On May 18, Redica Systems hosted a virtual panel discussion featuring two of our Industry Experts, Senior GMP Quality Expert Jerry Chapman and Senior GMP Expert Barbara W. Unger. Pharmatech Associates, Inc. Executive Director of Regulatory Compliance Stephanie Gaulding was also a featured panelist.
Redica Systems Senior GXP Specialist Jason Kerr moderated the panel.
The following is a select Q&A focusing on the current state of remote inspections and audits.
[Related: To download the full recording of the panel discussion, click here.]
Remote versus Onsite: Lessons Learned
Jason Kerr: What is the most significant change you have been seeing regarding onsite versus remote audits and inspections?
Barbara W. Unger: I think the biggest difference is everybody is learning their way through these in terms of remote audit. There are still many things that you do differently with remote audits, and I’m going to speak to audits rather than health agency inspections, because that is where my experience is. There are so many things that you have to do differently. And so it is a learning curve, both for the auditor and the auditee. But I think over the past year everybody has made progress in that area.
I would say the biggest difference for me is that I am used to dealing with paper when I audit, and I use little yellow sticky notes, and that does not work with electronic documents. So, in many ways I have had to learn an entirely new way of marking up documents because some firms will not let you download…some firms you read them on the screen. Other firms will let you download, but not print. For each company, it is a little bit different for me in terms of how I mark those up and get to the questions that I want to ask.
Stephanie Gaulding: I think my frame of reference is very similar to what Barbara shared in terms of everybody about a year ago started to go through an adaptation to try and move toward being able to conduct remote audits, or in some cases, host virtual inspections or remote inspections by health authorities.
And it really was a learning process. I think in some ways we are still going through some of that learning process. I echo what Barbara said. I am an old-school sticky note kind of person when I am looking at documents in an audit, so I am learning different techniques and being flexible. There has been a new flexibility that I think all auditors need to learn to exercise as you adapt to the way either a CMO or a supplier, or even in some cases, a health authority expects the audit or inspection to actually go.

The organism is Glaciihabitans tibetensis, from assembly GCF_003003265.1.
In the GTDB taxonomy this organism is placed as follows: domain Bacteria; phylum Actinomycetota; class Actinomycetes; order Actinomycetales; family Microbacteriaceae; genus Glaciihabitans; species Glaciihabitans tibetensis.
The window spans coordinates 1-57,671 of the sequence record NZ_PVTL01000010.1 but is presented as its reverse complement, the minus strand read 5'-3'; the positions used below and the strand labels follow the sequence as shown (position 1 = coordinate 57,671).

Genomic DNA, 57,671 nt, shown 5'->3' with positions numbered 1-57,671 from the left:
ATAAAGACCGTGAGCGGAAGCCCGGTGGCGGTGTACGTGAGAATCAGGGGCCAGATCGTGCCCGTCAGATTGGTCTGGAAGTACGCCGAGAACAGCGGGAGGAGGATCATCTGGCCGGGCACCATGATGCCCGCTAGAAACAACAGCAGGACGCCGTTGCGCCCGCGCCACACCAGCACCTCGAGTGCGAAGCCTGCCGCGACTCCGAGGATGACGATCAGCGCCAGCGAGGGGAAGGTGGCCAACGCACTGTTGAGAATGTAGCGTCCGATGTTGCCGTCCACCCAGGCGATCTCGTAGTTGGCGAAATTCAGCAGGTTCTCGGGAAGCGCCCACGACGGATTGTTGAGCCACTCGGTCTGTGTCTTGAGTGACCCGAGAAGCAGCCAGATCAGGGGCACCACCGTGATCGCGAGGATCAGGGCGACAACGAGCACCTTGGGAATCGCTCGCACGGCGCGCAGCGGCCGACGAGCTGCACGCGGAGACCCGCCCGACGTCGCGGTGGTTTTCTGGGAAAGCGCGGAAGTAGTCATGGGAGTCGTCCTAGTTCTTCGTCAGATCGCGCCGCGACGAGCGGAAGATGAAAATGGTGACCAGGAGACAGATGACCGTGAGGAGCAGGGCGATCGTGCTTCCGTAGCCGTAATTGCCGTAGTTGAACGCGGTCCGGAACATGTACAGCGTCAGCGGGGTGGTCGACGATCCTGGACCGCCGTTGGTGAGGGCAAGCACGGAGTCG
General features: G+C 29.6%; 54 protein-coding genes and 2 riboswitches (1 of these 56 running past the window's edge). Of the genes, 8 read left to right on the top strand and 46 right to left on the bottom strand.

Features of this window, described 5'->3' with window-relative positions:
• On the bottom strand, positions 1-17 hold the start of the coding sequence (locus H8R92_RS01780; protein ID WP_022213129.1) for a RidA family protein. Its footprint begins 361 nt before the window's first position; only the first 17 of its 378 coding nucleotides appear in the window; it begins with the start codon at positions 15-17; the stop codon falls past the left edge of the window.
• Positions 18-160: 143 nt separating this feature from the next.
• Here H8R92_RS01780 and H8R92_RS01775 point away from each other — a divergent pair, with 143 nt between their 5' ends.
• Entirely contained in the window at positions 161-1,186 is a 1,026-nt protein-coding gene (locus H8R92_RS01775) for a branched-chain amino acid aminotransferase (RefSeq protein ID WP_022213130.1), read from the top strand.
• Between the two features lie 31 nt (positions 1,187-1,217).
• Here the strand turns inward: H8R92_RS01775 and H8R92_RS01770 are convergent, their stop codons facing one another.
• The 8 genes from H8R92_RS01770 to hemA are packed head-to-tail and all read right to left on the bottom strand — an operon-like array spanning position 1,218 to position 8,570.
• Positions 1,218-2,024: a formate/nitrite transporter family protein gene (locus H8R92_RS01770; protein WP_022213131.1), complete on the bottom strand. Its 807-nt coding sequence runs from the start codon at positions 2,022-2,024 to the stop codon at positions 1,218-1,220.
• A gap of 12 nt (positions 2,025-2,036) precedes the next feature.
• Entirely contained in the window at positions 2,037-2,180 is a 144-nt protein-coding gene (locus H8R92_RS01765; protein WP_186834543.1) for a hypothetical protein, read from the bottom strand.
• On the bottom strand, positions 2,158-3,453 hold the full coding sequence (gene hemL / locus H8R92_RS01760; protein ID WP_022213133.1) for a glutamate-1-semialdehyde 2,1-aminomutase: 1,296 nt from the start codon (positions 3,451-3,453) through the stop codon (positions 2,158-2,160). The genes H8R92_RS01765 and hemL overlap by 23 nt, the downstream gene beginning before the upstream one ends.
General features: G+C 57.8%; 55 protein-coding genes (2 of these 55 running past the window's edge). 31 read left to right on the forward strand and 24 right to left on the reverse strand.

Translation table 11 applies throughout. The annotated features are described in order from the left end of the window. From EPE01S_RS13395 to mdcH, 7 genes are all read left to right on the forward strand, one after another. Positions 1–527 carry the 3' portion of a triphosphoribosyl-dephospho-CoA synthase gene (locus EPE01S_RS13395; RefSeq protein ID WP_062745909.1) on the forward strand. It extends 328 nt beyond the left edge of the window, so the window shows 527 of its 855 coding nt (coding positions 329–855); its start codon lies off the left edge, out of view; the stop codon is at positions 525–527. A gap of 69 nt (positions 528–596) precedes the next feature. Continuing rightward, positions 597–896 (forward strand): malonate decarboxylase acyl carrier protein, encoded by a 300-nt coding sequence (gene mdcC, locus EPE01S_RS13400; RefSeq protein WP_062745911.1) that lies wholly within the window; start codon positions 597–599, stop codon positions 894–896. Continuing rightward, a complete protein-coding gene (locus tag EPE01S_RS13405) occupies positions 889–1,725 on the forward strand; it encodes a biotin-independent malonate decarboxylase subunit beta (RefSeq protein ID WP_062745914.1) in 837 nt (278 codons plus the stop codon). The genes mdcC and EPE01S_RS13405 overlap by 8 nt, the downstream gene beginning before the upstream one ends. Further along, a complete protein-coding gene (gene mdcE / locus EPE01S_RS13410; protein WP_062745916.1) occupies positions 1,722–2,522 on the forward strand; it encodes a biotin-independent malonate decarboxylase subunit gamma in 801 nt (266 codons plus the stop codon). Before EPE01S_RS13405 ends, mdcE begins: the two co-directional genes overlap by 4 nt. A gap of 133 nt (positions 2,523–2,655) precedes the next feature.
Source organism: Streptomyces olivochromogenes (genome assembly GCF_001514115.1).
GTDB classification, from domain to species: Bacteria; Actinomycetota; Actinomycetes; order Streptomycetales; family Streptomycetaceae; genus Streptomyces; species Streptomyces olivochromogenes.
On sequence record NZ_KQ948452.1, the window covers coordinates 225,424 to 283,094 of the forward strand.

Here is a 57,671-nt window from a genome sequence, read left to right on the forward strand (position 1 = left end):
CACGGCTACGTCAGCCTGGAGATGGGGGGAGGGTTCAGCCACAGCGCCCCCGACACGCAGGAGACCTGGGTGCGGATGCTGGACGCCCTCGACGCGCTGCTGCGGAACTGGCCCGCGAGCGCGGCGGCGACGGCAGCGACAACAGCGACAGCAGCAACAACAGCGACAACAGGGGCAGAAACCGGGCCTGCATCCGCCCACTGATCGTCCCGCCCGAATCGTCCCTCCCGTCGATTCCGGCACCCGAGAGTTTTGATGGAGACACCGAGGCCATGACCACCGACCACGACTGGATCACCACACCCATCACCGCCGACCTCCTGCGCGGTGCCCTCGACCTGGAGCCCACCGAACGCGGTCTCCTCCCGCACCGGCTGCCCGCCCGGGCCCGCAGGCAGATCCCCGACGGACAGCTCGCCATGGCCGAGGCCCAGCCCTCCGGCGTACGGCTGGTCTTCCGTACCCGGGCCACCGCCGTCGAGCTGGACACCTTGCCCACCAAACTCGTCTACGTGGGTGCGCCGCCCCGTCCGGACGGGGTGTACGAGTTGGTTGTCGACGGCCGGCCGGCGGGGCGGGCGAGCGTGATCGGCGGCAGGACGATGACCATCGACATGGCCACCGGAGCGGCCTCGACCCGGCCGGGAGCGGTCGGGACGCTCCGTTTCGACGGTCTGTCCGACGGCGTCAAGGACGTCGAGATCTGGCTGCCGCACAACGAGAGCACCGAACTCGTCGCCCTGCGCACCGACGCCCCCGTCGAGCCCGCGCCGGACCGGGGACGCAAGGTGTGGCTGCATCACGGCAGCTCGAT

I would really say that the difference that I have seen is the incorporation and rapid incorporation of those lessons learned into technology decisions. It has grown by leaps and bounds over the last year. I probably would have thought two years ago, you asked me about remote audits and inspections, it is not in our toolkit. It is not the way we do business.
Enter a global pandemic and everything changes. We as an industry have adapted for sure.
Remote Audits and Quality Agreements
Jason Kerr: Since the pandemic has impacted all of us, in regards to remote audits, do you think remote audits would be incorporated into future quality agreements?
Jerry Chapman: I think that one of the big lessons learned in the last 12 to 18 months has been that there are times when a remote audit or inspection or an inspection that is mainly just documents with very little onsite or no onsite visit can really get the job done. It is really risk-based. It depends on the risk of the product, it depends on whether this is the first time the company has been inspected. If you have a company that has a long history of compliance and maybe they are producing something for you that is a fairly low-risk item, then the ability to perform an inspection without physically being onsite is very viable.